Background: Alzheimer's disease sufferers have been found to have a lack of the enzyme responsible for converting choline into acetylcholine within the brain. Lecithin is a major dietary source of choline, so extra consumption may reduce the progression of dementia.
Objectives: To determine the efficacy of lecithin in the treatment of dementia or cognitive impairment.
Search strategy: The Cochrane Dementia and Cognitive Improvement Group's Specialized Register was searched on 15 May 2002 using the terms lecithin and phosphaditylcholine. This contains records from all major databases and many trials databases. Reference lists and relevant books have been examined.
Selection criteria: All unconfounded, randomized trials comparing lecithin with placebo in a treatment period longer than one day, in patients with dementia of the Alzheimer type, vascular dementia, mixed vascular and Alzheimer's disease, unclassified or other dementia or unclassified cognitive impairment not fulfilling the criteria for dementia are eligible for inclusion.
Data collection and analysis: Data were extracted by two independent reviewers and cross-checked. Meta-analyses were performed when more than one trial provided data on a comparable outcome on sufficiently similar patients. Random effects analyses were performed whenever heterogeneity between results appeared to be present. Standardised differences in mean outcome measures were used due do the use of different scales and periods of treatment. Odds ratios for dichotomous data were pooled using the Mantel-Haenszel or DerSimonian and Laird methods.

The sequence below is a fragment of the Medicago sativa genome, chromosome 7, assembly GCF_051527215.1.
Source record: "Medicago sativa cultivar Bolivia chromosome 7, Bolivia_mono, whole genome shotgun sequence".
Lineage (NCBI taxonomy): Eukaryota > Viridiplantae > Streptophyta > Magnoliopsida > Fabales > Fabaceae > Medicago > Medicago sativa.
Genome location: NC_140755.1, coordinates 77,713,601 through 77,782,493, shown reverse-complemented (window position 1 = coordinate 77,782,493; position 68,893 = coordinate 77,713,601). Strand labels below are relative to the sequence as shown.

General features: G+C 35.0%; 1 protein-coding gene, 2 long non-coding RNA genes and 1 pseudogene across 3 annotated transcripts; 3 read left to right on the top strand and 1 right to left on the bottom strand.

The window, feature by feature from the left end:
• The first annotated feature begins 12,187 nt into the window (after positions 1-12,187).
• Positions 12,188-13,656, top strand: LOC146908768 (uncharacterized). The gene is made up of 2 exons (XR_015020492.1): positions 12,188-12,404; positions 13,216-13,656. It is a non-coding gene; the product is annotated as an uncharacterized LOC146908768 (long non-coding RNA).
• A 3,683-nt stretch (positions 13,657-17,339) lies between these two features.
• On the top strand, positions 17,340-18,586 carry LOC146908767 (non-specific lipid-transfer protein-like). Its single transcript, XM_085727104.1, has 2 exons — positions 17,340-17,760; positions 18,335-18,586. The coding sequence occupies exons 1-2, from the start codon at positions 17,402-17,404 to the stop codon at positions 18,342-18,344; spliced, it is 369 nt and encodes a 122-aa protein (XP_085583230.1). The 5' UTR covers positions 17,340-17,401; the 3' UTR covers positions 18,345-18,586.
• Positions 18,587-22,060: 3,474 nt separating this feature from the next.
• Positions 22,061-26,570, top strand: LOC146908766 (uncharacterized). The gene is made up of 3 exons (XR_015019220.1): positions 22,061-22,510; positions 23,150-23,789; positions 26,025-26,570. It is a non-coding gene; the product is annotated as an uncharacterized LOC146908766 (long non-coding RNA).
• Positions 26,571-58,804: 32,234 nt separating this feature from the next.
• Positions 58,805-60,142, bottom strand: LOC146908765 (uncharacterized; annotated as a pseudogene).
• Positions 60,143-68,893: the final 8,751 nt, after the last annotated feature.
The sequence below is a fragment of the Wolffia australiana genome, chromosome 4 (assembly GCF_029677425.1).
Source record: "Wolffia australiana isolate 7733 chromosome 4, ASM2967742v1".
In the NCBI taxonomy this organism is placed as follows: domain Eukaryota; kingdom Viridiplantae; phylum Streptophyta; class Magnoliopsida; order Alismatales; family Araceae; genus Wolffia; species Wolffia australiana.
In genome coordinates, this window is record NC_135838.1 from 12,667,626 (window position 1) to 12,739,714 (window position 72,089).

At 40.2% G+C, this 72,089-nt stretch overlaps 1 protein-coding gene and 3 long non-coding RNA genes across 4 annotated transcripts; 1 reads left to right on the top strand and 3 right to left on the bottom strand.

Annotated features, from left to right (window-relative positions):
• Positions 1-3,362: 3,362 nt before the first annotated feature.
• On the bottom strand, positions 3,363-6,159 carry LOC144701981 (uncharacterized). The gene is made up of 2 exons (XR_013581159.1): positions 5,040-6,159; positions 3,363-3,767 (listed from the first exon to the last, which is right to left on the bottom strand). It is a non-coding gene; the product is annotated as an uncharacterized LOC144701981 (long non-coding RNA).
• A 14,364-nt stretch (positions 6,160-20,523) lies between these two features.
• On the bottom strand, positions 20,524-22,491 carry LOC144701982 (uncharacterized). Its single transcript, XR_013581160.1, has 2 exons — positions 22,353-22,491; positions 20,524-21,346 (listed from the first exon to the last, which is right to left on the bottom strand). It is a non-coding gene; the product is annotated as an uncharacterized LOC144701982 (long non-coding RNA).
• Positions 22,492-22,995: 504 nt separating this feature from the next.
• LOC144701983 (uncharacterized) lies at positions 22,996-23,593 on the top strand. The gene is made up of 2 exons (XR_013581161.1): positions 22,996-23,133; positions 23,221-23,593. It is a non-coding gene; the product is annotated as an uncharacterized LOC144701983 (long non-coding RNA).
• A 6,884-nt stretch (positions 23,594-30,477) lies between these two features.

Main results: Twelve randomized trials have been identified involving patients with Alzheimer's disease (265 patients), Parkinsonian dementia (21 patients) and subjective memory problems (90 patients). No trials reported any clear clinical benefit of lecithin for Alzheimer's disease or Parkinsonian dementia. Few trials contributed data to meta-analyses. The only statistically significant result was in favour of placebo for adverse events, based on one trial, which appears likely to be a spurious result. A dramatic result in favour of lecithin was obtained in a trial of subjects with subjective memory problems.
Reviewer's conclusions: Evidence from randomized trials does not support the use of lecithin in the treatment of patients with dementia. A moderate effect cannot be ruled out, but results from the small trials to date do not indicate priority for a large randomized trial.